Who should mark our science exams?

William Pointer looks at the reliability of marking of GCSE science exams and asks: is it ok for examiners to mark biology, chemistry and physics items?

Hand holding a red pen and marking paper with ticks and crossesEnsuring that exams are reliably marked is a key concern for AQA, and a real interest for me. Others seem to agree. The quality of marking of high stakes examinations, such as GCSEs, seems to hit the headlines every year1.

GCSE Science

Most AQA science exams test only one scientific discipline at a time, but there are some exams, such as AQA’s GCSE Science A, that assess biology, chemistry and physics in a single paper. In these exams, the markers mark items across all three subjects. This raises an important question: does this reduce the reliability of their marking?

The research literature suggests that a marker’s highest level of education is a better predictor for marking reliability than subject expertise2, 3. Couple this with the fact that the examiners have all opted to mark a combined exam, and it would seem that there is unlikely to be a problem. But it would be good to have some empirical evidence to support this position.

The seeds of an idea

AQA uses ‘seeds’ to monitor the quality of marking in GCSE science exams. Seeds are responses that are pre-marked by senior examiners. During a normal examiner’s marking, seeds will be included at a given interval. This allows AQA to monitor examiners’ marking in real time by comparing the mark awarded by the examiner to the seed mark.

The main purpose of seeding is to stop errant examiners so that they can be retrained. However, a neat by-product of the seeding process is a rich dataset of mark-remark information; ideal for my investigation of marking consistency in GCSE Science A.

The research

In general, I found the quality of GCSE Science A marking was high. Indeed, it seemed comparable to marking in other units that assessed just one science discipline. This provided some evidence that examiners were not struggling to mark outside their specialism. So I focused my attention on the 125 hardest-to-mark seeds to see if I could tease out any differences between the groups of specialists.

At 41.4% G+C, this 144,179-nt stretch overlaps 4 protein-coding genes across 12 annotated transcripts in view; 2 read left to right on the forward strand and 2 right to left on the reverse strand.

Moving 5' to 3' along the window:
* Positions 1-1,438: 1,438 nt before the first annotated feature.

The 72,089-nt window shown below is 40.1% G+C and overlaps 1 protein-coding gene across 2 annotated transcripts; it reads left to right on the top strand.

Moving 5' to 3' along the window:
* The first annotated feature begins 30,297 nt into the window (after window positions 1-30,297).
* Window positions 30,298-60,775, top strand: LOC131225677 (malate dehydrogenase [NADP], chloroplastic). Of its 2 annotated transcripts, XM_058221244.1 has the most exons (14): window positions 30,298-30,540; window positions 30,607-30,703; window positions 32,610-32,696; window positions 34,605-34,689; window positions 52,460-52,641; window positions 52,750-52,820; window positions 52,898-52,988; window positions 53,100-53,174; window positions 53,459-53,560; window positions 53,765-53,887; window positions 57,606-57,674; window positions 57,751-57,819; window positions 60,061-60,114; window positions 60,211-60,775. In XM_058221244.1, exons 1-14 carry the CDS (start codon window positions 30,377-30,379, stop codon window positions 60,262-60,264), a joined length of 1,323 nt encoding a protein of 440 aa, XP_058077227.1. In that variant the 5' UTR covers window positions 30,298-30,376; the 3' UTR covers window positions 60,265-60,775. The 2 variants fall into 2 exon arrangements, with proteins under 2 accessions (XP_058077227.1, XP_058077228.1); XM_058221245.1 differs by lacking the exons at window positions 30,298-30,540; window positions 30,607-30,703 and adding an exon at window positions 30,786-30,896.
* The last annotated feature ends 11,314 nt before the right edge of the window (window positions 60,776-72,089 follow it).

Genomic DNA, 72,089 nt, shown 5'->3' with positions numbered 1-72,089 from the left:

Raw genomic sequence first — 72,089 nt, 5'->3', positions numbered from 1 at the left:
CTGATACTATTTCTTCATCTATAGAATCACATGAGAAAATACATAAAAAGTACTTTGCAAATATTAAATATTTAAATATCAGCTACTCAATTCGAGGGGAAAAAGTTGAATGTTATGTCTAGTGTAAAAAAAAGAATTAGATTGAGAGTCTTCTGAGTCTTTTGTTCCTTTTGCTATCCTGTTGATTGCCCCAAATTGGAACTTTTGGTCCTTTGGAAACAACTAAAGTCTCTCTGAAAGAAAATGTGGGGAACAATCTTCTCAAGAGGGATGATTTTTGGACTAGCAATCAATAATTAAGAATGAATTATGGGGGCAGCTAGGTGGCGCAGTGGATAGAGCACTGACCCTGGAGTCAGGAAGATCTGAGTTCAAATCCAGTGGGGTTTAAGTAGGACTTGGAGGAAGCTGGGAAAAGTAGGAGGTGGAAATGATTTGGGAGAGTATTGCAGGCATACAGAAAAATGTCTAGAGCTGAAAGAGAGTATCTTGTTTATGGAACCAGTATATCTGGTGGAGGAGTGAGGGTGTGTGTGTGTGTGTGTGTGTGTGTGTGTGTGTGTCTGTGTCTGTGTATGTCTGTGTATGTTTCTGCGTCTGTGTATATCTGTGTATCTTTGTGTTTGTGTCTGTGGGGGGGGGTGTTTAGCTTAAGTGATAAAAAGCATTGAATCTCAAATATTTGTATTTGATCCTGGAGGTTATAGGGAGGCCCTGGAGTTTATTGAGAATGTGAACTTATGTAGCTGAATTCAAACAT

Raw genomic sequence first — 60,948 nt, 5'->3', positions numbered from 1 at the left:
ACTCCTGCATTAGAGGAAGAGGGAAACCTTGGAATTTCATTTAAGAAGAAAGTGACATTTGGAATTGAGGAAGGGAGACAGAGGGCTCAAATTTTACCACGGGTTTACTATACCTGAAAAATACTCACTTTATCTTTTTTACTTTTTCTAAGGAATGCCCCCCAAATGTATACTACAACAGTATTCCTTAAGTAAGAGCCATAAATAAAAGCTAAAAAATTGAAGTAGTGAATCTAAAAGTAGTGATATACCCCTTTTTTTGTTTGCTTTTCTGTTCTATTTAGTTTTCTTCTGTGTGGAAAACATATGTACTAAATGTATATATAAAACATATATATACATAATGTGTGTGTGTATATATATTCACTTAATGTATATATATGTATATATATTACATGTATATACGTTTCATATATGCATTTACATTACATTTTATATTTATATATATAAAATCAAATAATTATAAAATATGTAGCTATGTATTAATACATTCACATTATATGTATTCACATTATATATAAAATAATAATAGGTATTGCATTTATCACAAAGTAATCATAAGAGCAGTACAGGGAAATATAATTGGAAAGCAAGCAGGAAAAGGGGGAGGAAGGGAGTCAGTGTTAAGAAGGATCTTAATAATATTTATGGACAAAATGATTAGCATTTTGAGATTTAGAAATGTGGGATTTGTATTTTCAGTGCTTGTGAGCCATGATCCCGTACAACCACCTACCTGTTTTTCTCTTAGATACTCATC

I used the partial credit model4 to describe the reliability of the examiner and the difficulty of marking the seed. I took the results from this model to see if examiners were equally reliable when marking each science discipline.

The figure below shows the probability that each group of examiners will mark an item of average difficulty correctly, along with the associated 95% confidence intervals. The figure shows that the probability that the biologists will mark the response correctly is around 93% regardless of what subject the item is assessing. There is more variability in the results for the chemists and physicists, but all the results fall within overlapping confidence intervals.

Probability of marking an item of average difficulty correctly

Graph showing the probability of marking an item of average difficulty correctlyIt is worth remembering that these probabilities relate to the hardest-to-mark seeds and so are likely to exaggerate any differences between the subjects. So it’s a reassuring story: GCSE science markers appear equally well suited to mark biology, chemistry and physics.

William Pointer


  1. Jordan, C. (2014, January 4). We need to end the annual exam marking scandal. The Telegraph. Retrieved February 11, 2014, from http://www.telegraph.co.uk/education/educationopinion/10550133/We-need-to-end-the-annual-exam-marking-scandal.html
  2. Suto, I., Nadas, R., & Bell, J. (2011). Who should mark what? A study of factors affecting marking accuracy in a biology examination. Research Papers in Education, 26(1), 21–52.
  3. Meadows, M. & Billington, L. (2010). The effect of marker background and training on the quality of marking in GCSE English. Manchester, UK: AQA Centre for Education Research and Policy.
  4. Masters, G. (1982). A Rasch model for partial credit scoring. Psychometrika, 47, 149–174.

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